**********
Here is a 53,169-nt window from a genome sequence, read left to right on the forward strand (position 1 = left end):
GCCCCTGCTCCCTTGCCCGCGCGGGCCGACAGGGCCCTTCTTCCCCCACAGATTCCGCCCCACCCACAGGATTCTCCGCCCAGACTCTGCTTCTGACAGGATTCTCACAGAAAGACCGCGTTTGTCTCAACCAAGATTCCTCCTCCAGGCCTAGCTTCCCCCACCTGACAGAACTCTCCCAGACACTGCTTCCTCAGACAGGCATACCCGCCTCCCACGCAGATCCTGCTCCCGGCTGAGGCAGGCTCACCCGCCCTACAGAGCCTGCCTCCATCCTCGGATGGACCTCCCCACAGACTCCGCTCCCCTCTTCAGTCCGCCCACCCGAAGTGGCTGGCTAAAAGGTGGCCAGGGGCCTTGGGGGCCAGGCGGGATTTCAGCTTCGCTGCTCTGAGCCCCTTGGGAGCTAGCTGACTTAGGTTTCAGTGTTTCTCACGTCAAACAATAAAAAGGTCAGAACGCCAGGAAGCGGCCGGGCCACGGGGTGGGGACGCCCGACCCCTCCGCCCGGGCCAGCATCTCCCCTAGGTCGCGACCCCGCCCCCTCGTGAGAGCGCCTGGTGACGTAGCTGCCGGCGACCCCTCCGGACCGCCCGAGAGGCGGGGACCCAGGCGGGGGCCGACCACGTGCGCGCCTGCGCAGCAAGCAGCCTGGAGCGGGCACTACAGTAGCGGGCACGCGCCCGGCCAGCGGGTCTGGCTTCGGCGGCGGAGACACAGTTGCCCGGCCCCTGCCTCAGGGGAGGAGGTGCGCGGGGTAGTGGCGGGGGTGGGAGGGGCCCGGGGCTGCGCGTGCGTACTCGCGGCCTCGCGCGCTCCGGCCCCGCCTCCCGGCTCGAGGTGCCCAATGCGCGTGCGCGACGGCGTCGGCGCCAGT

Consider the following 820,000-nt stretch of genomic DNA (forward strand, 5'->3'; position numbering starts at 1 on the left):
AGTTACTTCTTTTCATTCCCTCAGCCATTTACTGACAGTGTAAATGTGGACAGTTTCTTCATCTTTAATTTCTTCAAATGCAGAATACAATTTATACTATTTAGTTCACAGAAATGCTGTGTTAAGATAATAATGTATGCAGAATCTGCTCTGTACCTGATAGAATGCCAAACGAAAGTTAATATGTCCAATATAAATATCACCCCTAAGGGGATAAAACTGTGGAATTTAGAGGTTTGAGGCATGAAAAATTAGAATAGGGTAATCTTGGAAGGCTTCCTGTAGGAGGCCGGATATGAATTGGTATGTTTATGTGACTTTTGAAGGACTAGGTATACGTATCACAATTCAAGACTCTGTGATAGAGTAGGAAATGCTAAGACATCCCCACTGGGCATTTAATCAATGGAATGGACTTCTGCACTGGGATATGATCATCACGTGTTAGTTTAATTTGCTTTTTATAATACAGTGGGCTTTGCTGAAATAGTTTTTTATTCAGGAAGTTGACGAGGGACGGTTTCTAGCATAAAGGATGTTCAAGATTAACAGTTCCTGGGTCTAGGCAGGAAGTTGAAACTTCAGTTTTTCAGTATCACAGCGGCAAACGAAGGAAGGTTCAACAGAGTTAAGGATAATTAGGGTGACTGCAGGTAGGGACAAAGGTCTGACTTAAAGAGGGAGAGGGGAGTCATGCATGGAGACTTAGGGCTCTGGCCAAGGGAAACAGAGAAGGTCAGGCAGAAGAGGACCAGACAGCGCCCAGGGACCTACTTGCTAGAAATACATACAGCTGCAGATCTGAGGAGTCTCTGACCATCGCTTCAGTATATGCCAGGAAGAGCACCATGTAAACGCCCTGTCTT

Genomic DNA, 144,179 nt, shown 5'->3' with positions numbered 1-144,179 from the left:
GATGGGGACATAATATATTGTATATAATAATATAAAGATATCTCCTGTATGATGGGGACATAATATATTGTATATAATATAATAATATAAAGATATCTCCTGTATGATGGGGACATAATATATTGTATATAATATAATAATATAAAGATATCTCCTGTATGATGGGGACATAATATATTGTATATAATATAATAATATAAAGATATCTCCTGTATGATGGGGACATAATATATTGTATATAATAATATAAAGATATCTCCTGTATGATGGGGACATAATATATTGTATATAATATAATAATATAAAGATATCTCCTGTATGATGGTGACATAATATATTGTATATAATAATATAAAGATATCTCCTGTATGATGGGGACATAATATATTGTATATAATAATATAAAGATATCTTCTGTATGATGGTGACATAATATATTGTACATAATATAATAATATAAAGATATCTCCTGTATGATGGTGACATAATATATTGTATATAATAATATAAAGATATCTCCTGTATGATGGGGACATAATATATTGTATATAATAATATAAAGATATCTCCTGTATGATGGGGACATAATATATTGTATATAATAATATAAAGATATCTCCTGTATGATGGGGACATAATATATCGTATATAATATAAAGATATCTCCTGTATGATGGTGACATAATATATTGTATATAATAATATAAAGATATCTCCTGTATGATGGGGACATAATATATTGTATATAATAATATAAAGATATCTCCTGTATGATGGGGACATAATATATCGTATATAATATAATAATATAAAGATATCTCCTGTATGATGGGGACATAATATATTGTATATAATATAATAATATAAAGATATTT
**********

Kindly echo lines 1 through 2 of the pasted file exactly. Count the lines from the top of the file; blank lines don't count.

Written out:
Here is a 53,169-nt window from a genome sequence, read left to right on the forward strand (position 1 = left end):
GCCCCTGCTCCCTTGCCCGCGCGGGCCGACAGGGCCCTTCTTCCCCCACAGATTCCGCCCCACCCACAGGATTCTCCGCCCAGACTCTGCTTCTGACAGGATTCTCACAGAAAGACCGCGTTTGTCTCAACCAAGATTCCTCCTCCAGGCCTAGCTTCCCCCACCTGACAGAACTCTCCCAGACACTGCTTCCTCAGACAGGCATACCCGCCTCCCACGCAGATCCTGCTCCCGGCTGAGGCAGGCTCACCCGCCCTACAGAGCCTGCCTCCATCCTCGGATGGACCTCCCCACAGACTCCGCTCCCCTCTTCAGTCCGCCCACCCGAAGTGGCTGGCTAAAAGGTGGCCAGGGGCCTTGGGGGCCAGGCGGGATTTCAGCTTCGCTGCTCTGAGCCCCTTGGGAGCTAGCTGACTTAGGTTTCAGTGTTTCTCACGTCAAACAATAAAAAGGTCAGAACGCCAGGAAGCGGCCGGGCCACGGGGTGGGGACGCCCGACCCCTCCGCCCGGGCCAGCATCTCCCCTAGGTCGCGACCCCGCCCCCTCGTGAGAGCGCCTGGTGACGTAGCTGCCGGCGACCCCTCCGGACCGCCCGAGAGGCGGGGACCCAGGCGGGGGCCGACCACGTGCGCGCCTGCGCAGCAAGCAGCCTGGAGCGGGCACTACAGTAGCGGGCACGCGCCCGGCCAGCGGGTCTGGCTTCGGCGGCGGAGACACAGTTGCCCGGCCCCTGCCTCAGGGGAGGAGGTGCGCGGGGTAGTGGCGGGGGTGGGAGGGGCCCGGGGCTGCGCGTGCGTACTCGCGGCCTCGCGCGCTCCGGCCCCGCCTCCCGGCTCGAGGTGCCCAATGCGCGTGCGCGACGGCGTCGGCGCCAGT